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A 14-year-old girl who "set up" a schoolboy to be stabbed by her boyfriend after a row over football, was today facing a custodial sentence.
The girl was found guilty of the manslaughter of Junior Nkwelle, 15, along with her 17-year-old boyfriend.
The pair, who cannot be identified for legal reasons, were remanded in custody at the Old Bailey to be sentenced on April 5. They were found not guilty of murder.
The court heard the girl called her then 16-year-old boyfriend to a housing estate in Brixton, south London, where he killed the keen footballer.
Junior and his friends had been playing football on a grassy area but the girl and her friends appeared to have taken offence.
The youngster was stabbed in the chest after the older boy arrived on a bus and started fighting with him.
He died on the makeshift pitch on the Loughborough estate in September last year, after the knife cut his heart and a lung.
Jonathan Turner, QC, prosecuting, said it was likely Junior and his killer did not know each other and there was no quarrel between them.
Mr Turner said:
"He (the defendant) had been telephoned by his girlfriend and told to come to the estate to teach Junior Nkwelle a lesson.
"There had been an argument between her friends and Junior's friends whilst the football was going on.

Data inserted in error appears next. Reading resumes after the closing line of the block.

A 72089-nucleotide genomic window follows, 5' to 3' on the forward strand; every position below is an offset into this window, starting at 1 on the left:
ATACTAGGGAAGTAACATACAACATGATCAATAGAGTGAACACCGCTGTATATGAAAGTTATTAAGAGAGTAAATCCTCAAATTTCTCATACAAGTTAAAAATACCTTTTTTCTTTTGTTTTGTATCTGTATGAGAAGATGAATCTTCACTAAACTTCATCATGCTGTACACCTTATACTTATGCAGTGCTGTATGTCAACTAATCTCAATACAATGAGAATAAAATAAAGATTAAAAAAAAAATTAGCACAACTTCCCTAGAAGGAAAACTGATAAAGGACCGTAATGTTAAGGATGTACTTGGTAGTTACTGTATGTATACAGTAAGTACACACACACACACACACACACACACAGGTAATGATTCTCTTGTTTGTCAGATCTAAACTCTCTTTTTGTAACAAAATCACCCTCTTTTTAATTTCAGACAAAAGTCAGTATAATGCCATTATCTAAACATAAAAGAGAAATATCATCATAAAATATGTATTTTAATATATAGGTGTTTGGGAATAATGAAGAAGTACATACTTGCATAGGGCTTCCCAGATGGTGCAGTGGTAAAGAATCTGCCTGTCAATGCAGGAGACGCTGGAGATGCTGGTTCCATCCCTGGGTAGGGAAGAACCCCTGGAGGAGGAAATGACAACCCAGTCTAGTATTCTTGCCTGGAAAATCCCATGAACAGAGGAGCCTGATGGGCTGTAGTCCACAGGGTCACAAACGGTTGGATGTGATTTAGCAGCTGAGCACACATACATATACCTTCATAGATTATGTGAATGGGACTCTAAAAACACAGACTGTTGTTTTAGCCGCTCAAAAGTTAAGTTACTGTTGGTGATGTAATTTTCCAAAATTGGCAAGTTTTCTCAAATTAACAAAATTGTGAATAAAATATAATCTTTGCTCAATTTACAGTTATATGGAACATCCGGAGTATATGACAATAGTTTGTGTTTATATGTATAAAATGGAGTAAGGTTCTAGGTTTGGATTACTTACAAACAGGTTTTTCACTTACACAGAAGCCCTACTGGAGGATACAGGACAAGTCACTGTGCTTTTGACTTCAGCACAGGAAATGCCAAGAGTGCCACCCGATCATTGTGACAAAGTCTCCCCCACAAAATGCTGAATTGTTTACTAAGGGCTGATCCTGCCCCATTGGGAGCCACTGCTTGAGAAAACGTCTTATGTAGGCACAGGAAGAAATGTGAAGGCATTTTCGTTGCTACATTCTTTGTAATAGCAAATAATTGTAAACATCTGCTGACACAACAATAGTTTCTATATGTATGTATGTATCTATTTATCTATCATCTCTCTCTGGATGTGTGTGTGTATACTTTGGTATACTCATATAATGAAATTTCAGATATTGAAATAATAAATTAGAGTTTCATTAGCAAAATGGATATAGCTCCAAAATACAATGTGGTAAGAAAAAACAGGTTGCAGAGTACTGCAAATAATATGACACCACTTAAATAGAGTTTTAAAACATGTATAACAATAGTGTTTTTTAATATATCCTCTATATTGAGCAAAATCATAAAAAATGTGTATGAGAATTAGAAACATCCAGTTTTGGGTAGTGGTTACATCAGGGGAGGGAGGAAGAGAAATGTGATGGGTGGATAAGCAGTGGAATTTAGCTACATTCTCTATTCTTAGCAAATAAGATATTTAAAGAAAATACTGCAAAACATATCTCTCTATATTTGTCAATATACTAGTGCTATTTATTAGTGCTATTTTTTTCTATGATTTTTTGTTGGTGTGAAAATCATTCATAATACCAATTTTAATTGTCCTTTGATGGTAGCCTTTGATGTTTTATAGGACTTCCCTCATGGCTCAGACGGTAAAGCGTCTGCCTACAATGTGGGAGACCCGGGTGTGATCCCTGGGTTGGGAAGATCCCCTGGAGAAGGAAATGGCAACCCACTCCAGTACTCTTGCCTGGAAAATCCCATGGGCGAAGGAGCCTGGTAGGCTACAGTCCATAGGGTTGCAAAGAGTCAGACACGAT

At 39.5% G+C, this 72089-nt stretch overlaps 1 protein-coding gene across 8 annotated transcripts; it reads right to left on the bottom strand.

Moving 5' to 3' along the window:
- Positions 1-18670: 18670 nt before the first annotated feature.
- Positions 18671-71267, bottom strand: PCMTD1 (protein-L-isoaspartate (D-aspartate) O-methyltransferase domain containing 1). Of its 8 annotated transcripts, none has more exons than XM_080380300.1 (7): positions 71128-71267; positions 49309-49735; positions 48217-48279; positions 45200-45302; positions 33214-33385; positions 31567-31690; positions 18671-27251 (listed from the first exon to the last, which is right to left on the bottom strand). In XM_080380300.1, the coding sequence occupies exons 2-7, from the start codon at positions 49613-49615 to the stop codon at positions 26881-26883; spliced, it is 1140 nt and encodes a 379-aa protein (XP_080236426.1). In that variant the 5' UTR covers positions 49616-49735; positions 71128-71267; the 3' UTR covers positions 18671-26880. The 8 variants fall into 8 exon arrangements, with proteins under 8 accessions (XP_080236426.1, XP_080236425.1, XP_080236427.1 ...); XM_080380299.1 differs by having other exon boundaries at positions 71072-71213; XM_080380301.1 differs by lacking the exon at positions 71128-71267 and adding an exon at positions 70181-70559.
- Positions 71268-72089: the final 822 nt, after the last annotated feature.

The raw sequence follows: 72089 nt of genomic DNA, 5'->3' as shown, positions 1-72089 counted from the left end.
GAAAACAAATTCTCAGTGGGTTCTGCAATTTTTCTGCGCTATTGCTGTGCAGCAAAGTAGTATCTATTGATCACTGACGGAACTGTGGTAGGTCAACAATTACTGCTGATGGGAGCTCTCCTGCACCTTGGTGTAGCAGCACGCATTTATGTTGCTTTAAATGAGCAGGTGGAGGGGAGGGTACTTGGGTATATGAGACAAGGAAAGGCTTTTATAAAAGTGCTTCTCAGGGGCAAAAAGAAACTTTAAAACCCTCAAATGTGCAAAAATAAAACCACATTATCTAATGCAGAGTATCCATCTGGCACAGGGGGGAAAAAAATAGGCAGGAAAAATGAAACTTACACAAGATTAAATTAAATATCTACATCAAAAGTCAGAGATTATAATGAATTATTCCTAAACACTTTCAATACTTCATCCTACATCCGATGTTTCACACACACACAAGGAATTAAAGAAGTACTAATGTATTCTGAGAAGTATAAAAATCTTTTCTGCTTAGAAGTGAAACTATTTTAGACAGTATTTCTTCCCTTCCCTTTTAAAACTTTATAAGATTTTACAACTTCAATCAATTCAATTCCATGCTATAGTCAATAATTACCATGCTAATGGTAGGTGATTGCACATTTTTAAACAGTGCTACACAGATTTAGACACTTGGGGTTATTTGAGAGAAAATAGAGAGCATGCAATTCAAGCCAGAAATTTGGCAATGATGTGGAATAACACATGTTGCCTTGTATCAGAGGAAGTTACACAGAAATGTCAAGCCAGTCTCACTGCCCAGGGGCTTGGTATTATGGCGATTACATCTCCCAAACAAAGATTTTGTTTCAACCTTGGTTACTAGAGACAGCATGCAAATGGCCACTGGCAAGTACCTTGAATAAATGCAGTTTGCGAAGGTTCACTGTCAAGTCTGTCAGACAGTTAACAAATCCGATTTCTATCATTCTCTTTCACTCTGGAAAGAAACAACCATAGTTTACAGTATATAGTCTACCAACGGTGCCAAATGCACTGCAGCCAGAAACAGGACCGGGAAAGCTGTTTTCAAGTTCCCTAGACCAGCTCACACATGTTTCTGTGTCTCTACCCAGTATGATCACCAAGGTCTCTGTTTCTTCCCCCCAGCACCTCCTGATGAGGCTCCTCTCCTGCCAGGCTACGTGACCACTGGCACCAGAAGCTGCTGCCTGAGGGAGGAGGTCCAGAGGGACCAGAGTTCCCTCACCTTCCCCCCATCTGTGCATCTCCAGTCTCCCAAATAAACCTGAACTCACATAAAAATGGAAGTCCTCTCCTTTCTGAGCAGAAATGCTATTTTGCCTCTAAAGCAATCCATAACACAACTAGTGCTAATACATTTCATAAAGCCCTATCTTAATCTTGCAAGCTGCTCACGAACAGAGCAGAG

"She thought that Junior had insulted her or been less than respectful to her.
"She was very angry and determined that he should be punished - indeed stabbed - to put things right.
"She called up her boyfriend and was heard to tell Junior that she had arranged for somebody to come and stab him."
Mr Turner added:
"He (the defendant) was encouraged and requested by her to come and do this.
"Indeed, to use an old-fashioned phrase, was 'set-up' by her to do this."
Mr Turner said the children had been arguing earlier in the evening. It might have been because the boys were thought to be playing too close to flats or that the girls were walking over the pitch.
"Whatever it was, it seems to have been stupid and trivial and completely unnecessary," he added.
The girl did not give evidence but her boyfriend told the court he had instinctively stabbed Junior while they were scuffling.
Detective Chief Inspector Charles King said:
"The death of Junior Nkwelle illustrates the terrible consequences of what appears to be the casual acceptance that knives have a part to play in minor disputes between young people in some parts of our community.
"I also acknowledge the despair and devastation this act has had upon Junior's mother and brothers."
Junior's mother Stella said:
"I can only describe Junior as a kind, ambitious, humble, reliable, caring, friendly boy who always had a smile on his face.
"He was a fantastic footballer and a great student who loved school.
"He was a good son and a wonderful companion, brother and role model to his younger brothers.
"I feel in a daze, like this is a bad dream, and one day I will wake up and he will be there at home laughing and talking about football.
"Then I am hit by the sad reality and the pain is indescribable.
"It doesn't make any sense to me, and not having any answers makes it harder to understand and deal with.
"It happened so quickly and so close to our home. I didn't even know what was going on and I had no chance to help, or see him and say goodbye and tell him how much I love him because by the time I got to him my poor child had bled to death."